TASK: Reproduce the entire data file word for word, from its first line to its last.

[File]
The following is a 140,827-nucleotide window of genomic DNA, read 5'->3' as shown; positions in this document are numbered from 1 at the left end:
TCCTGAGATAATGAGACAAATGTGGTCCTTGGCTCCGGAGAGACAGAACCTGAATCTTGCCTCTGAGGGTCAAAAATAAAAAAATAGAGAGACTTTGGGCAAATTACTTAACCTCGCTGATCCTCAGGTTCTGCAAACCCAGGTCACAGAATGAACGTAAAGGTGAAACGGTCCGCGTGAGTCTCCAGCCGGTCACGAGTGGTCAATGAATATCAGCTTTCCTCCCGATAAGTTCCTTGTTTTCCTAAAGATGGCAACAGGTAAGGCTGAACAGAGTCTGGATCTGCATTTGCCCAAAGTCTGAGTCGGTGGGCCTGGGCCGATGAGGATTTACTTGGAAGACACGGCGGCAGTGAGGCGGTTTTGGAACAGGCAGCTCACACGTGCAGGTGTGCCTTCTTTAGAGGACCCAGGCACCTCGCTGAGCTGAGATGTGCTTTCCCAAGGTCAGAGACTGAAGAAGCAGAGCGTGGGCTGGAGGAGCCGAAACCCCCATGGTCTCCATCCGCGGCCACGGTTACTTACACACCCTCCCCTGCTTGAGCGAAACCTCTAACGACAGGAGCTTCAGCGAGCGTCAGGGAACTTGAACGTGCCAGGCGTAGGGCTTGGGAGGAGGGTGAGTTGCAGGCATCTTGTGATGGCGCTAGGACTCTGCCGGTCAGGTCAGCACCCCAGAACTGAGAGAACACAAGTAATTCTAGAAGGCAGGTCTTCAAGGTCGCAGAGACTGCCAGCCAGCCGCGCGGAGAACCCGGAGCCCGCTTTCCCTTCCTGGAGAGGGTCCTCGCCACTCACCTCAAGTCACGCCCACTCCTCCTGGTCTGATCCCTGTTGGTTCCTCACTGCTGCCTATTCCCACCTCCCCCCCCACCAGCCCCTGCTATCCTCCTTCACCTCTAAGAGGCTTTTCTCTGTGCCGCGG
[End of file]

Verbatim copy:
The following is a 140,827-nucleotide window of genomic DNA, read 5'->3' as shown; positions in this document are numbered from 1 at the left end:
TCCTGAGATAATGAGACAAATGTGGTCCTTGGCTCCGGAGAGACAGAACCTGAATCTTGCCTCTGAGGGTCAAAAATAAAAAAATAGAGAGACTTTGGGCAAATTACTTAACCTCGCTGATCCTCAGGTTCTGCAAACCCAGGTCACAGAATGAACGTAAAGGTGAAACGGTCCGCGTGAGTCTCCAGCCGGTCACGAGTGGTCAATGAATATCAGCTTTCCTCCCGATAAGTTCCTTGTTTTCCTAAAGATGGCAACAGGTAAGGCTGAACAGAGTCTGGATCTGCATTTGCCCAAAGTCTGAGTCGGTGGGCCTGGGCCGATGAGGATTTACTTGGAAGACACGGCGGCAGTGAGGCGGTTTTGGAACAGGCAGCTCACACGTGCAGGTGTGCCTTCTTTAGAGGACCCAGGCACCTCGCTGAGCTGAGATGTGCTTTCCCAAGGTCAGAGACTGAAGAAGCAGAGCGTGGGCTGGAGGAGCCGAAACCCCCATGGTCTCCATCCGCGGCCACGGTTACTTACACACCCTCCCCTGCTTGAGCGAAACCTCTAACGACAGGAGCTTCAGCGAGCGTCAGGGAACTTGAACGTGCCAGGCGTAGGGCTTGGGAGGAGGGTGAGTTGCAGGCATCTTGTGATGGCGCTAGGACTCTGCCGGTCAGGTCAGCACCCCAGAACTGAGAGAACACAAGTAATTCTAGAAGGCAGGTCTTCAAGGTCGCAGAGACTGCCAGCCAGCCGCGCGGAGAACCCGGAGCCCGCTTTCCCTTCCTGGAGAGGGTCCTCGCCACTCACCTCAAGTCACGCCCACTCCTCCTGGTCTGATCCCTGTTGGTTCCTCACTGCTGCCTATTCCCACCTCCCCCCCCACCAGCCCCTGCTATCCTCCTTCACCTCTAAGAGGCTTTTCTCTGTGCCGCGG